July 17, 2000 -- A little more dirt might be just what the doctor ordered.
Repeated use of popular antibacterial soaps on children might actually contribute to the development of chronic diseases, according to Tufts University microbiologist Dr. Stuart Levy, who spoke today at the International Conference on Emerging Infectious Diseases in Atlanta.
The ingredients in soaps and cleansers intended to fight bacteria could promote the growth of drug-resistant “superbugs” that might otherwise be kept in check with little more than a vigorous scrub, Levy says.
In fact, the efforts of humans to keep their bodies and the things they touch bacteria-free are misguided, Levy says.
“The vast majority of bacteria are out there serving a purpose for us. Helping our intestinal track mature, helping our immune system mature.”
His theory is part of what is called “The Hygiene Hypothesis.” It states that when young children do not get enough exposure to bacteria, some scientists suspect the immune system can overreact to pollen or dust, or other ordinarily harmless substances. And that, scientists say, may be the reason for the rapidly rising rates of asthma and allergy.
“The Hygiene Hypothesis is all about killing the good bugs that we need to stimulate our immune systems in our body and provide competition with the bad bugs,” says Professor Michael Osterholm of the University of Minnesota.
“Dousing everything we touch with antibacterial soaps and taking antibiotic medications at the first sign of a cold can upset the natural balance of microorganisms in and around us, leaving behind only the ‘superbugs,’” Levy says.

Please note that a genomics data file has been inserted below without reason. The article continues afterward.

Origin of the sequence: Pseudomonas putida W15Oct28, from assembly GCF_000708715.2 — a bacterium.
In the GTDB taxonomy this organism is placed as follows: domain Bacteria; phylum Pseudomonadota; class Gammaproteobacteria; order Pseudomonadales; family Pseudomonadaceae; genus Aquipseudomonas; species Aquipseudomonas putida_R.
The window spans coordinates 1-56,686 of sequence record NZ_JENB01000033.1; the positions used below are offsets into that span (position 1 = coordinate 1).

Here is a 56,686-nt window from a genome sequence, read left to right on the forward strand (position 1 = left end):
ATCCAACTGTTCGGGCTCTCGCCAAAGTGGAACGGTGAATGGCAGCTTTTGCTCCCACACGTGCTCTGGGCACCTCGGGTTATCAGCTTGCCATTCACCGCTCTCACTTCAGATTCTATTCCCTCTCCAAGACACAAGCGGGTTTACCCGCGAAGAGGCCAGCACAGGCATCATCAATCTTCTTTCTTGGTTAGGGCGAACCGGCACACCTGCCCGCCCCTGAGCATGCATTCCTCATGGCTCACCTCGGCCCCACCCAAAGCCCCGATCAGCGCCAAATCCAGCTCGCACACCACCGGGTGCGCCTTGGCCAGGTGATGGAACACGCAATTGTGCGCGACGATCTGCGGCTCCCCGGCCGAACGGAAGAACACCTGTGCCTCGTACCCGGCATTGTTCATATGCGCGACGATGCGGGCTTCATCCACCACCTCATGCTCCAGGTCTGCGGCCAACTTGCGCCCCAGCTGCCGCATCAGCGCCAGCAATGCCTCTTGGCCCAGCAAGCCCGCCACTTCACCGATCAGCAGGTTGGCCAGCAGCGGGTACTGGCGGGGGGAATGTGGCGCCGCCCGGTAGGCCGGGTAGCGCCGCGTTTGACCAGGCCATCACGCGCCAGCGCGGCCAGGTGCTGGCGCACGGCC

Old Methods, Tried and True
Levy says older cleansers such as soap and hot water, alcohol, chlorine bleach and hydrogen peroxide are sufficient for most purposes. Levy says strong antibacterial cleaners are needed only when someone in a household is seriously ill or has low immunity.
“If we are to avert a crisis, people need to stop and think twice before using fortified cleansers and pressuring their doctors to give them antibiotics for every infection,” he says.
Levy says a recent Italian study found that exposure to bacteria is essential for development of an infant’s immune system. He says a baby must be exposed to germs during its first year in order to develop antibodies needed to fight infection later in life.
“Just as a child needs lot of exercise to develop strong bones and muscles, a child’s immune system needs a rigorous workout to develop normal resistance to infections throughout life,” Levy said.
ABCNEWS’ John McKenzie and Reuters contributed to this report.